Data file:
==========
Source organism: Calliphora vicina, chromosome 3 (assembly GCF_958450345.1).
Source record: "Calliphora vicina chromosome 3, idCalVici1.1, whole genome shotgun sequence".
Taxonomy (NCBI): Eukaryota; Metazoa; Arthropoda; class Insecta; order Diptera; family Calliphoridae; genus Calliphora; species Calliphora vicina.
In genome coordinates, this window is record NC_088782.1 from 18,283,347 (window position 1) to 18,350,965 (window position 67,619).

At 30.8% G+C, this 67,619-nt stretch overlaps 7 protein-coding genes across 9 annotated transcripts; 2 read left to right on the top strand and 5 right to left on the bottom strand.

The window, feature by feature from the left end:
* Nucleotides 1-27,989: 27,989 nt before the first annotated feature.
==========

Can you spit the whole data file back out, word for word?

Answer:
Source organism: Calliphora vicina, chromosome 3 (assembly GCF_958450345.1).
Source record: "Calliphora vicina chromosome 3, idCalVici1.1, whole genome shotgun sequence".
Taxonomy (NCBI): Eukaryota; Metazoa; Arthropoda; class Insecta; order Diptera; family Calliphoridae; genus Calliphora; species Calliphora vicina.
In genome coordinates, this window is record NC_088782.1 from 18,283,347 (window position 1) to 18,350,965 (window position 67,619).

At 30.8% G+C, this 67,619-nt stretch overlaps 7 protein-coding genes across 9 annotated transcripts; 2 read left to right on the top strand and 5 right to left on the bottom strand.

The window, feature by feature from the left end:
* Nucleotides 1-27,989: 27,989 nt before the first annotated feature.